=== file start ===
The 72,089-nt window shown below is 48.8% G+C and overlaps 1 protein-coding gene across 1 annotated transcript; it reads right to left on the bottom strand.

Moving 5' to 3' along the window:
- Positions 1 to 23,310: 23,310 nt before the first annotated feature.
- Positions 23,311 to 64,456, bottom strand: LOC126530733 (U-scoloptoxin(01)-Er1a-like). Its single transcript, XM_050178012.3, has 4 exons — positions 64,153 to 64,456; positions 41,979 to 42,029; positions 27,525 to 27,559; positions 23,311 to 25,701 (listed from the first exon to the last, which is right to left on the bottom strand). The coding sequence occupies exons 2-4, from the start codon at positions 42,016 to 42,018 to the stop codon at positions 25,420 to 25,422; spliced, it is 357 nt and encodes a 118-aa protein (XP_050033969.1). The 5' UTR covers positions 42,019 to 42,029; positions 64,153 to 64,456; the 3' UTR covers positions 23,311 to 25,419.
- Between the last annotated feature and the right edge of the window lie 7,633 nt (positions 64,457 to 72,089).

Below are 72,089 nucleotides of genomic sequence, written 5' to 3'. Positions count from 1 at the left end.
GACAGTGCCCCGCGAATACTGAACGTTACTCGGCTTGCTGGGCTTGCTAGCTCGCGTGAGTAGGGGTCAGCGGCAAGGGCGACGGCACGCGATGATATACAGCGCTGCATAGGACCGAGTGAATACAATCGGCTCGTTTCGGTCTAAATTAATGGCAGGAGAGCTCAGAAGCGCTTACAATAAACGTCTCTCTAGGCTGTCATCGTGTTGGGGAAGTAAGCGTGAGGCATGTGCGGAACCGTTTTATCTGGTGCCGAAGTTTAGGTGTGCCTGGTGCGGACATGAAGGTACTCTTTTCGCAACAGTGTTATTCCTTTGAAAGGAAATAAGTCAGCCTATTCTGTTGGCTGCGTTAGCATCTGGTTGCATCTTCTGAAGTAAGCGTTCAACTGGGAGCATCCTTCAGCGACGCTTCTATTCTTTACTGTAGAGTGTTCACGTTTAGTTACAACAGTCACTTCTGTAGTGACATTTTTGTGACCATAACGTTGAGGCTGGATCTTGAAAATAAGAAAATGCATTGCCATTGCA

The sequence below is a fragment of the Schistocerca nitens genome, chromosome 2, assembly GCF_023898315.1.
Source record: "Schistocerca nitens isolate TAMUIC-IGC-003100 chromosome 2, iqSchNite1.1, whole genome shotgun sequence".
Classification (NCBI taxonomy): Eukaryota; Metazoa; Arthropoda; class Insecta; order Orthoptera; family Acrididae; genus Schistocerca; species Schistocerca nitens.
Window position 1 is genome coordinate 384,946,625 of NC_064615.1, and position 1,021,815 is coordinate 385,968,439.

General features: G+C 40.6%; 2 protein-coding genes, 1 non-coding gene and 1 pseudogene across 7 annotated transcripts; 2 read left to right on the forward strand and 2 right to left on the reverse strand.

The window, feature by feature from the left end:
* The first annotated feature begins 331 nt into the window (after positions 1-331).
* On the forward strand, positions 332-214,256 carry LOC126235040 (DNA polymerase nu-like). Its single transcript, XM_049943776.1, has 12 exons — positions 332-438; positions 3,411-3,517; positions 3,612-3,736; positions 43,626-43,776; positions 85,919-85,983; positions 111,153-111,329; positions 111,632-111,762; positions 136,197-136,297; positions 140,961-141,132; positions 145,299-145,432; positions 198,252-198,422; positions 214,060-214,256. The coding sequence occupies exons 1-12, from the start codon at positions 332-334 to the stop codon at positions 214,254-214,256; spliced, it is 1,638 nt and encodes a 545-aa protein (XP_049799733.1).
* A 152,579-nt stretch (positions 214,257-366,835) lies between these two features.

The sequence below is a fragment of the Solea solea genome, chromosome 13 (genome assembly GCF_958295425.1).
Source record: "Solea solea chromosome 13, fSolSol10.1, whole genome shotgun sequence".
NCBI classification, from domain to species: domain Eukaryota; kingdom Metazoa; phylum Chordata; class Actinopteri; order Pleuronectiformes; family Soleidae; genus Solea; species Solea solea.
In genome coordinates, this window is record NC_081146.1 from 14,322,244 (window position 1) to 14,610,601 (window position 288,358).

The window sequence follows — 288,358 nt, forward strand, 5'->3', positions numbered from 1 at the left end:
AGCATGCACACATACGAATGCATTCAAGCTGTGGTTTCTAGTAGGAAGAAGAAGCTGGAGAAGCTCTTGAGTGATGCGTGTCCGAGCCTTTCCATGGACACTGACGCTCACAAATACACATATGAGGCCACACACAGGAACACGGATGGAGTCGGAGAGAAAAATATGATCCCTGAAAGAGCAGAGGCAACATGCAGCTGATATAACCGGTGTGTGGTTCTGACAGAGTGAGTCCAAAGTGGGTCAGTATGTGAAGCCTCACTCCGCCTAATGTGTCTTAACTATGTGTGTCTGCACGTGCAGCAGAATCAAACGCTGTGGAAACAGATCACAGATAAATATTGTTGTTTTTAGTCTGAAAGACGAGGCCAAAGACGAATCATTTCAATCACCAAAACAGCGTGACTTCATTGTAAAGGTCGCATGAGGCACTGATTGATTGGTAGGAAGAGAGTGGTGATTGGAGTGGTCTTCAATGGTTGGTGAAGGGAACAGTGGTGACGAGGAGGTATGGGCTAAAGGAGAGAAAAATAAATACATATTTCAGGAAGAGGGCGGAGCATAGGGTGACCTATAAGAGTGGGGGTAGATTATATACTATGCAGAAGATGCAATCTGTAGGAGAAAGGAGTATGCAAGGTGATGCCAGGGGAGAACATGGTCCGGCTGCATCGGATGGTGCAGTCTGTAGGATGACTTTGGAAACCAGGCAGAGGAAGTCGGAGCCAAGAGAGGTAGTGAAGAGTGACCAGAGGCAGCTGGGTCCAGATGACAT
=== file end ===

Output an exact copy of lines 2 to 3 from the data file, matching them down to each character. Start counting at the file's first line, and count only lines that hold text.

Moving 5' to 3' along the window:
- Positions 1 to 23,310: 23,310 nt before the first annotated feature.